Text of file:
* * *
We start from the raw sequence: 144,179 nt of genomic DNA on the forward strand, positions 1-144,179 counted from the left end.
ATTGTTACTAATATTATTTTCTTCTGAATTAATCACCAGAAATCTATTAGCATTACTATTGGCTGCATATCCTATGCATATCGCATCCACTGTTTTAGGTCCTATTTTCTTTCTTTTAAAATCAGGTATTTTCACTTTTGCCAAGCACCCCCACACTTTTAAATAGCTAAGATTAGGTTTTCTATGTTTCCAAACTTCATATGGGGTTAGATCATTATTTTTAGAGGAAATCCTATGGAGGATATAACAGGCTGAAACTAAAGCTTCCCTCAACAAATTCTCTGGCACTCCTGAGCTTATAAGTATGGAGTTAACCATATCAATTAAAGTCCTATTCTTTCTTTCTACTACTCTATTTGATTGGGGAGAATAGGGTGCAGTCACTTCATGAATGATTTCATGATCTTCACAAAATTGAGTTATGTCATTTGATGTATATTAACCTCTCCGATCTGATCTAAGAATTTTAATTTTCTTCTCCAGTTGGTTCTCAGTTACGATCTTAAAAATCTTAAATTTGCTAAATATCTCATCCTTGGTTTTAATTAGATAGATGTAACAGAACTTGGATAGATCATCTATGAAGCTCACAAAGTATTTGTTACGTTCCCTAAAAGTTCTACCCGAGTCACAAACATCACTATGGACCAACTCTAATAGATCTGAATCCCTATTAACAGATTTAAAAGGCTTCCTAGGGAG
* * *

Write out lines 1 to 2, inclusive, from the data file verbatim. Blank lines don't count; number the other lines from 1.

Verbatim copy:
We start from the raw sequence: 144,179 nt of genomic DNA on the forward strand, positions 1-144,179 counted from the left end.
ATTGTTACTAATATTATTTTCTTCTGAATTAATCACCAGAAATCTATTAGCATTACTATTGGCTGCATATCCTATGCATATCGCATCCACTGTTTTAGGTCCTATTTTCTTTCTTTTAAAATCAGGTATTTTCACTTTTGCCAAGCACCCCCACACTTTTAAATAGCTAAGATTAGGTTTTCTATGTTTCCAAACTTCATATGGGGTTAGATCATTATTTTTAGAGGAAATCCTATGGAGGATATAACAGGCTGAAACTAAAGCTTCCCTCAACAAATTCTCTGGCACTCCTGAGCTTATAAGTATGGAGTTAACCATATCAATTAAAGTCCTATTCTTTCTTTCTACTACTCTATTTGATTGGGGAGAATAGGGTGCAGTCACTTCATGAATGATTTCATGATCTTCACAAAATTGAGTTATGTCATTTGATGTATATTAACCTCTCCGATCTGATCTAAGAATTTTAATTTTCTTCTCCAGTTGGTTCTCAGTTACGATCTTAAAAATCTTAAATTTGCTAAATATCTCATCCTTGGTTTTAATTAGATAGATGTAACAGAACTTGGATAGATCATCTATGAAGCTCACAAAGTATTTGTTACGTTCCCTAAAAGTTCTACCCGAGTCACAAACATCACTATGGACCAACTCTAATAGATCTGAATCCCTATTAACAGATTTAAAAGGCTTCCTAGGGAG